pink pills, filbanserin.jpg
Sex
Sexual Health
Women's Health

What You Really Need to Know About “Pink Viagra”

In the wake of a media frenzy over the FDA’s advisory committee vote on June 4th 2015 in favor of approving so-called “Pink Viagra”, ThirdAge.com is here to give you a digest of the facts about the drug that’s being promoted as a female libido booster.

  • Is “Pink Viagra” an apt nickname for flibanserin (pronounced fluh-BAN-ser-in)?

Not really. The moniker is catchy and clicky, but comparing the little blue pill that sends blood flow so guys can achieve erections and a little pink pill that acts on neurotransmitters in women’s brains is a classic example of comparing apples and oranges. According to Marie Savard M.D., “Whereas men pretty much have an on/off switch, women’s sexual function is much more complicated. Treating lack of desire with a neurotransmitter modulator may be a bit of a shotgun approach that helps some women but not others. It doesn’t really address the varying issues women face. We are just not that simple!”

  • Does the advisory committee’s 18 to 6 vote for approval guarantee that the FDA will approve flibanserin by the August 18th deadline?

No. The agency typically follows the recommendations of its advisory committees, but not always. In this case, the approval came with a proviso specifying that steps must be taken to reduce known risks. Not only that, but many of the committee members who finally cast yay votes had expressed reservations about doing so. Consequently, there’s a possibility that final approval will be denied.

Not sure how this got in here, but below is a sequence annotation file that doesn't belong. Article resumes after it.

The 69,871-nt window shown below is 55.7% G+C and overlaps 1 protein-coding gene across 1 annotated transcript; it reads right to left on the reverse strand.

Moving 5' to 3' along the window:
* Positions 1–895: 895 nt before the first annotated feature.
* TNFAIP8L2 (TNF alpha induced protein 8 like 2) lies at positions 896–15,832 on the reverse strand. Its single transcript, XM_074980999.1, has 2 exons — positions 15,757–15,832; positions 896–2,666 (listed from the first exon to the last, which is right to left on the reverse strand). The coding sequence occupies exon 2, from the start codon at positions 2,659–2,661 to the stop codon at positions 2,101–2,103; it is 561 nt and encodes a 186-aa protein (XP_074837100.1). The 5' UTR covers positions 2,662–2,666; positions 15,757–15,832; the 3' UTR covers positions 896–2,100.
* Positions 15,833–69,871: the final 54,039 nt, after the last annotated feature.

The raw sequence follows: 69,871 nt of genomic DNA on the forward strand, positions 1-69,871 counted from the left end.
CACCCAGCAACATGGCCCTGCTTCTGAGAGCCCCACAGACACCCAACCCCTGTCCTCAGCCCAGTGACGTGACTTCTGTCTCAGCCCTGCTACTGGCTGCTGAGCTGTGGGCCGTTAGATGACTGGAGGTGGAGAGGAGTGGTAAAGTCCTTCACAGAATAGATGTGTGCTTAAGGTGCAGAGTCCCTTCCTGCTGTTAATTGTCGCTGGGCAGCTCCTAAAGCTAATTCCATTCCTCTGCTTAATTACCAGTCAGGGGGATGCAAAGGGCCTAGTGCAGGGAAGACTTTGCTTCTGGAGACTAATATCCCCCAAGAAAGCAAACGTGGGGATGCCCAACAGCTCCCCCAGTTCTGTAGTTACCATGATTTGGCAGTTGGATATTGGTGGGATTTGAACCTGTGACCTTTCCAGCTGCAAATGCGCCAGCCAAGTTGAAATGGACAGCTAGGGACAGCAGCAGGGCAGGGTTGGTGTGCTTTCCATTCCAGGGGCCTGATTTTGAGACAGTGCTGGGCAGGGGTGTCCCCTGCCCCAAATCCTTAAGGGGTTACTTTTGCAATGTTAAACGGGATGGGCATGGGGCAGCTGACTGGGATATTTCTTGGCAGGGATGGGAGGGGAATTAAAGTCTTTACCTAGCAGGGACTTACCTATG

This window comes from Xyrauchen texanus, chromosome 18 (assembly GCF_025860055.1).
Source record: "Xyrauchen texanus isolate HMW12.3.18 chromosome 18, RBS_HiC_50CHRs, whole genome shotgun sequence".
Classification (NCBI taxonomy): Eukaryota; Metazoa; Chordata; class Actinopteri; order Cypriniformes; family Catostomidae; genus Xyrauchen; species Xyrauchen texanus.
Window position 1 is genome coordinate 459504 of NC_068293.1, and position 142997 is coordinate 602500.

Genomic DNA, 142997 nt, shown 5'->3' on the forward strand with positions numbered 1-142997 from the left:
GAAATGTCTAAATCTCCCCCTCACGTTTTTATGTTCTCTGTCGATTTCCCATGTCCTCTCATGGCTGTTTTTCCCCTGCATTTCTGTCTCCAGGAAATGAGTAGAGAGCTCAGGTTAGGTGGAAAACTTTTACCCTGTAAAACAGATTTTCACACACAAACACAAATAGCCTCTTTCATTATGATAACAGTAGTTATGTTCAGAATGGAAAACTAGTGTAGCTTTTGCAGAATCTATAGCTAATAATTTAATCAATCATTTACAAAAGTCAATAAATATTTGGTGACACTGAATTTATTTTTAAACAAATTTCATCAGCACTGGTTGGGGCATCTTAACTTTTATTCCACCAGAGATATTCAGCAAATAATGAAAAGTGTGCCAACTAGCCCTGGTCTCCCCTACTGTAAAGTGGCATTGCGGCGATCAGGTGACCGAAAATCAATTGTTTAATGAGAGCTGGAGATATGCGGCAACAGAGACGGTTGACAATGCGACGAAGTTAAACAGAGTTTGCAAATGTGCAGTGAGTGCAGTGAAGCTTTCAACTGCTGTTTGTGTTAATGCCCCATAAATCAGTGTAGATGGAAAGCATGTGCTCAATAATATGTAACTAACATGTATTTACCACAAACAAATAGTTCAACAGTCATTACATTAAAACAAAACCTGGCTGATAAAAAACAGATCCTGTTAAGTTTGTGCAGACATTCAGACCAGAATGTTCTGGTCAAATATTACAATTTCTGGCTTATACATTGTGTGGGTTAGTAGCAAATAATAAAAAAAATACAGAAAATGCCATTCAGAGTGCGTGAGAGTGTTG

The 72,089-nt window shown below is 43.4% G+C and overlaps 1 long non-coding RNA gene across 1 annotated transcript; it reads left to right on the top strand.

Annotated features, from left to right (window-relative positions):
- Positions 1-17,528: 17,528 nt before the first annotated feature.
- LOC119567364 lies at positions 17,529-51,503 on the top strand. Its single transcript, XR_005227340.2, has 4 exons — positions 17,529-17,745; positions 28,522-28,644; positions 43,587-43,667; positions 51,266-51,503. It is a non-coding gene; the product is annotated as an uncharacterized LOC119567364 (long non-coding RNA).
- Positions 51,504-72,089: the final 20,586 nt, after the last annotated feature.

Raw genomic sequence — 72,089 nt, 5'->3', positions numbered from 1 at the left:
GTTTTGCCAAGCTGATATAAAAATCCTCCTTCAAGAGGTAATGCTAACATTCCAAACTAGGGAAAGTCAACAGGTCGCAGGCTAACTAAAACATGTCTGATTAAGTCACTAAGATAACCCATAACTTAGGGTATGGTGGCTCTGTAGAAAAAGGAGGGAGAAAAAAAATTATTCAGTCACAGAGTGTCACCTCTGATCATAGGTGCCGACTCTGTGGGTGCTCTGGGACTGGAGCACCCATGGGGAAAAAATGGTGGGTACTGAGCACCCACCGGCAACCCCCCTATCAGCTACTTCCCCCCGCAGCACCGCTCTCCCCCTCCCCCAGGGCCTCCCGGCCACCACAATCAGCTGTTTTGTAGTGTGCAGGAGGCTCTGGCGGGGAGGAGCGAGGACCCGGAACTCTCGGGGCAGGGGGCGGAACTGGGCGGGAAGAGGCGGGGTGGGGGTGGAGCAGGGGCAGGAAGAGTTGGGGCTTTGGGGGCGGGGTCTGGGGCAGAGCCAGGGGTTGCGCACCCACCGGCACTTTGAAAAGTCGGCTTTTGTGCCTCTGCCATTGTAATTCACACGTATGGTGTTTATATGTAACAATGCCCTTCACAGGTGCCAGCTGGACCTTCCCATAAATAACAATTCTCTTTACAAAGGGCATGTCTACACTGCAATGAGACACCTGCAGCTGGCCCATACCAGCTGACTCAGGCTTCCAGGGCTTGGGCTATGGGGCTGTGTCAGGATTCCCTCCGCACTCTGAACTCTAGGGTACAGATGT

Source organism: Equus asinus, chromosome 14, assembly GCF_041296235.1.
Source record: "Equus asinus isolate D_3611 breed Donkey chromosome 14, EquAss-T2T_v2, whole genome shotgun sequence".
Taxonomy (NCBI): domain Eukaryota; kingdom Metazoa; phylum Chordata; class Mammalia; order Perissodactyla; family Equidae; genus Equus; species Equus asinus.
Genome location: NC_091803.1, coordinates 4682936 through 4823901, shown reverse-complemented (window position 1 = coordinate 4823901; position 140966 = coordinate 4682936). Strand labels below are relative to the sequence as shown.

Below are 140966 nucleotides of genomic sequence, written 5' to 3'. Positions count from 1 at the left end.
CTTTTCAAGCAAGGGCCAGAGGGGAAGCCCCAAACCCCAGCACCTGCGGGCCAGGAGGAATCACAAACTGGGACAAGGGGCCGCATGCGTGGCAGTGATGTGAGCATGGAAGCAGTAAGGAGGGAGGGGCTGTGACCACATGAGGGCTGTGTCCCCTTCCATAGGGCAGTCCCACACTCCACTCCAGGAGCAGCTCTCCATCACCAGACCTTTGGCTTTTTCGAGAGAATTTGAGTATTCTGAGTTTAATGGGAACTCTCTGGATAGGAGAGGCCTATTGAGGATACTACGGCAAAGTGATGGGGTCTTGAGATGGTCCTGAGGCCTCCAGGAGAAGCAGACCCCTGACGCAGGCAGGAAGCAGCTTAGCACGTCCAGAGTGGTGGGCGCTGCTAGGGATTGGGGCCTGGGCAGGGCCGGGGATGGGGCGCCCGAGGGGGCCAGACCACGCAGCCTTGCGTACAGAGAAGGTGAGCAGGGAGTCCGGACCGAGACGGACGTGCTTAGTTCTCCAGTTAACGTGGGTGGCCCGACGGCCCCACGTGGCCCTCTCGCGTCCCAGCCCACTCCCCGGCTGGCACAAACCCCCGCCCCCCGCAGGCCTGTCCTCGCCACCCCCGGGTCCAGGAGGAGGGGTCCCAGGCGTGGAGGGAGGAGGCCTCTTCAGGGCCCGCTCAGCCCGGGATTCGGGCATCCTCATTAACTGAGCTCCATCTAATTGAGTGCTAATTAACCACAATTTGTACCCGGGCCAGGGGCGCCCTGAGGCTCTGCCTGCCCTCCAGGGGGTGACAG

• Is this the first time a manufacturer has sought FDA approval for flibanserin?

No. In 2010, an FDA advisory panel voted unanimously against recommending approval of flibanserin. The manufacturer at that time, Boehringer Ingelheim, stopped developing the drug. Then in 2013, Sprout Pharmaceuticals took over and submitted the drug for approval a second time. The FDA responded by requiring further studies of flibanserin. The company complied before submitting an application for approval once again in 2015. (For the record, flibanserin was originally developed as an antidepressant but it didn’t prove to be effective for that purpose.)

  • You mentioned “known risks”. What are they?

Two worrisome side effects are low blood pressure and fainting. In one case, a woman ended up with a concussion after she fell. Nausea and dizziness have also been reported. In addition, the side effects are heightened if a woman drinks alcohol, uses birth control pills, or takes anti-fungal medications to treat vaginal yeast infections. The FDA might require physicians to inform patients of the possible side effects. There is also a chance that the FDA will require certification to prescribe flibanserin. Beyond all of that, women have to take flibanserin every day so the long-term systemic effects are not yet known. In contrast, men take Viagra – or for that matter, Cialis or Levitra – only when they are in the mood but need a remedy for erectile dysfunction.

  • Viagra was approved 17 years ago in 1998. Why has it taken so long to get approval for a drug to improve women’s sex lives?

The answer goes back to the answer to the very first question about the difference between the sexuality of men and women. Viagra treats erectile dysfunction, a physical reduced blood flow problem, but it does not treat low sexual desire. If a guy isn’t in the mood, chances are the little blue pill won’t have any effect!

A campaign to get approval for flibanserin waged by a group called “Even the Score” accused the FDA of gender bias. Notably, though, the group was supported financially by Sprout, the current manufacturer of flibanserin, and Sprout paid travel expenses for women to come to the approval hearing to testify in favor of flibanserin. Andrew Pollack in an article for The New York Times noted that at least one of the women testifying, Katherine Campbell from Indiana, had not tried flibanserin.

Also, women’s groups including the National Women’s Health Network have urged the FDA to override the recommendation of the advisory committee out of concern for women’s safety.

  • Is flibanserin effective?